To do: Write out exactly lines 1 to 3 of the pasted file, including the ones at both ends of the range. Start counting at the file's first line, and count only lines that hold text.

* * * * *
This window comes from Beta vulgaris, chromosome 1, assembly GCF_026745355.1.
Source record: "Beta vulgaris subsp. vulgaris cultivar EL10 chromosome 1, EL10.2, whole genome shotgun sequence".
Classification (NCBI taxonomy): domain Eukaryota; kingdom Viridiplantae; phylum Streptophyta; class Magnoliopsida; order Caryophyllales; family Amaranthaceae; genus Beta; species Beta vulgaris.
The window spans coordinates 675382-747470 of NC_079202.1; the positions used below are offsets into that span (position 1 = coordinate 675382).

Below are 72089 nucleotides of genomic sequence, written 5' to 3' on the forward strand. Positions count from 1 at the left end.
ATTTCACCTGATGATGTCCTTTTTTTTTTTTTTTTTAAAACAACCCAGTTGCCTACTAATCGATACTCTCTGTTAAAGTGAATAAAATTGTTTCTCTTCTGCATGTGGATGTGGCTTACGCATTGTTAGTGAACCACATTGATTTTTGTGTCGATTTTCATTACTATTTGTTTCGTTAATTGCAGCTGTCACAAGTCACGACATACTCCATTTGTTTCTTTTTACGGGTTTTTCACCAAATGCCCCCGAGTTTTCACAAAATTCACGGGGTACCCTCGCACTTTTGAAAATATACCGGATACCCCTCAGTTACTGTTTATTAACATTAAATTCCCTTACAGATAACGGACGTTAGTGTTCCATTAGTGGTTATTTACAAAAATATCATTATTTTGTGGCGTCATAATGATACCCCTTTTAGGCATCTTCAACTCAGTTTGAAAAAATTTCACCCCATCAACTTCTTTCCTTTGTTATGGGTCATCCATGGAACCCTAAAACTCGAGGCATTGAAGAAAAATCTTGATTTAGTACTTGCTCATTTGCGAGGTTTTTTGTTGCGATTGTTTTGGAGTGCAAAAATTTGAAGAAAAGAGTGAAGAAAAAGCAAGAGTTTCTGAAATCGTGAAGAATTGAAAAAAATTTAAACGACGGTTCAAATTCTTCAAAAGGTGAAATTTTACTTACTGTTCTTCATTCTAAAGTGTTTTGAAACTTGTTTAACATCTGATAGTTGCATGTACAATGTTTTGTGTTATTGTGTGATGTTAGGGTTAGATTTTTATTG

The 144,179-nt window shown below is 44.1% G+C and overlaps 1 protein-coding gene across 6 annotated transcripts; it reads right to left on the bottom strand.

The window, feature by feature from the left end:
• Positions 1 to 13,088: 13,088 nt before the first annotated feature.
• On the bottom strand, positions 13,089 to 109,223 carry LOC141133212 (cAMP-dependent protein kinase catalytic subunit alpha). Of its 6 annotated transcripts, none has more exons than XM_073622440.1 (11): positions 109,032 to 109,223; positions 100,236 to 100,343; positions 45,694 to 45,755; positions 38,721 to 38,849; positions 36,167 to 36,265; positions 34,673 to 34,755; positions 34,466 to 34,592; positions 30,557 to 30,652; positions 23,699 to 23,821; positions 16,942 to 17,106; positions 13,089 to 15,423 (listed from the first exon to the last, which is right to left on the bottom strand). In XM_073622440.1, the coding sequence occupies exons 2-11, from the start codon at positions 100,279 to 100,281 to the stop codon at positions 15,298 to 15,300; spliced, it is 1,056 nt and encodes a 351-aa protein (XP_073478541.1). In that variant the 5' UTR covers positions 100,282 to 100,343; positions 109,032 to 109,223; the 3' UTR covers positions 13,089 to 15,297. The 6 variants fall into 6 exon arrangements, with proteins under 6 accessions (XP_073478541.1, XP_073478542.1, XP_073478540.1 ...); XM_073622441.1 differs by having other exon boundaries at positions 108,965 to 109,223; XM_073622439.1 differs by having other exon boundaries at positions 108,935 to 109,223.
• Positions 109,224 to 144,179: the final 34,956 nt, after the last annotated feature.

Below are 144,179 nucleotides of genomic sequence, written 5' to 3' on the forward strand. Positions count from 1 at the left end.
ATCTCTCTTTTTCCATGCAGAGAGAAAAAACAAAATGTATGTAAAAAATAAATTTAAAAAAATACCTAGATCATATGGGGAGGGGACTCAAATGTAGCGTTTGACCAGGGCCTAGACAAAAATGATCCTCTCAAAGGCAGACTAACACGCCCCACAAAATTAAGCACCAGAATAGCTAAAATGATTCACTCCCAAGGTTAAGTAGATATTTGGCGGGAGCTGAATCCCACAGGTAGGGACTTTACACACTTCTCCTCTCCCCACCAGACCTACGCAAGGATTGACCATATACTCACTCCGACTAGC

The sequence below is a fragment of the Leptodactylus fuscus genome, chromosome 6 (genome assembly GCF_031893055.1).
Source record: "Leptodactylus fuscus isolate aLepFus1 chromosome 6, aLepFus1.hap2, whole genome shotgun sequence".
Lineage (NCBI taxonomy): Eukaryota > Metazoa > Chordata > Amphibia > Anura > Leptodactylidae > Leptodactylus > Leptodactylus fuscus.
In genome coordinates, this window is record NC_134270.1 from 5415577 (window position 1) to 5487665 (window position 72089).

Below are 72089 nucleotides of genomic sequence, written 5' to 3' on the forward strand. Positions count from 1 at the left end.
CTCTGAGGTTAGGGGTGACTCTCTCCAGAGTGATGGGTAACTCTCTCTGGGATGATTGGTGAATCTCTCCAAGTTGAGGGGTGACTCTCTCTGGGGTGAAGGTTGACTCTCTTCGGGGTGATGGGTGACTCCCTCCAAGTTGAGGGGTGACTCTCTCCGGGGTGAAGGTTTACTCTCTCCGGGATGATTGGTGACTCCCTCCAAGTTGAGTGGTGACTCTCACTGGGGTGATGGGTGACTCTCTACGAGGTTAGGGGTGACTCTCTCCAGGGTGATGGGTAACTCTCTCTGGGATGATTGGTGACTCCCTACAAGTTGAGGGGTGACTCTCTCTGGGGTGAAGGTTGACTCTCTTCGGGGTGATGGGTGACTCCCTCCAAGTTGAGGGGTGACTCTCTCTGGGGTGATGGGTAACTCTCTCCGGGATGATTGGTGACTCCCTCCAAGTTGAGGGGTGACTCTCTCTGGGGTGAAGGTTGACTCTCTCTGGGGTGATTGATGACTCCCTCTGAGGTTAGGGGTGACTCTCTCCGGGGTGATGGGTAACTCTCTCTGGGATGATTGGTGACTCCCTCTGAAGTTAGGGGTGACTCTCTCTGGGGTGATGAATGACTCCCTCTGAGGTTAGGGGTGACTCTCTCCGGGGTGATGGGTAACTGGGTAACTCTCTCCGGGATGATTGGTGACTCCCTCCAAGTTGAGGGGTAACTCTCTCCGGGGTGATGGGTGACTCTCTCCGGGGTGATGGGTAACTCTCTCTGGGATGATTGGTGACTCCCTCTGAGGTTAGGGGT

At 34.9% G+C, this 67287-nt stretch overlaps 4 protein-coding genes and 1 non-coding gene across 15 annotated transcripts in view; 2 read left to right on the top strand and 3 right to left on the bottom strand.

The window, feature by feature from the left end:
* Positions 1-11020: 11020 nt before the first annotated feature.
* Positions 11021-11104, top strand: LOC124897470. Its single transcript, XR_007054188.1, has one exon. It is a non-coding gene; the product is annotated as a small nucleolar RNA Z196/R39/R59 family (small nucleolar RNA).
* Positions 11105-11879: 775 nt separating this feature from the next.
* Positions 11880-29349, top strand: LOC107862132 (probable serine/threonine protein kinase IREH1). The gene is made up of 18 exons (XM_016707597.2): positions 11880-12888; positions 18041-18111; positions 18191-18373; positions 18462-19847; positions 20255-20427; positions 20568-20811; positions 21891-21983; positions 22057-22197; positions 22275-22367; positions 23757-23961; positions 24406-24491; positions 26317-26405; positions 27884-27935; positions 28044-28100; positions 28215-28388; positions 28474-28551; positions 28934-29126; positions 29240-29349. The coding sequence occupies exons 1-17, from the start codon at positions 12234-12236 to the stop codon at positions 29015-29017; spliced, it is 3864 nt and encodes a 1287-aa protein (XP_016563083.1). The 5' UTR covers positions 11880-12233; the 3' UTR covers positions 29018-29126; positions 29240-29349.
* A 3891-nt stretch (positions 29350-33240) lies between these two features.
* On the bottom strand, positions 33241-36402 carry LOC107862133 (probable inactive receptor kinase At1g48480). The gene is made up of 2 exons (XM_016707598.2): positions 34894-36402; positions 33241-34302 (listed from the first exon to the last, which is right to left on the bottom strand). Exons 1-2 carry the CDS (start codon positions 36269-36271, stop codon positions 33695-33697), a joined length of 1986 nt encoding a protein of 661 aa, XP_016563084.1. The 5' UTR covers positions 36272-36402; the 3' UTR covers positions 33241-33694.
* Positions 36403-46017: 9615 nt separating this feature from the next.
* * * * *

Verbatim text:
This window comes from Beta vulgaris, chromosome 1, assembly GCF_026745355.1.
Source record: "Beta vulgaris subsp. vulgaris cultivar EL10 chromosome 1, EL10.2, whole genome shotgun sequence".
Classification (NCBI taxonomy): domain Eukaryota; kingdom Viridiplantae; phylum Streptophyta; class Magnoliopsida; order Caryophyllales; family Amaranthaceae; genus Beta; species Beta vulgaris.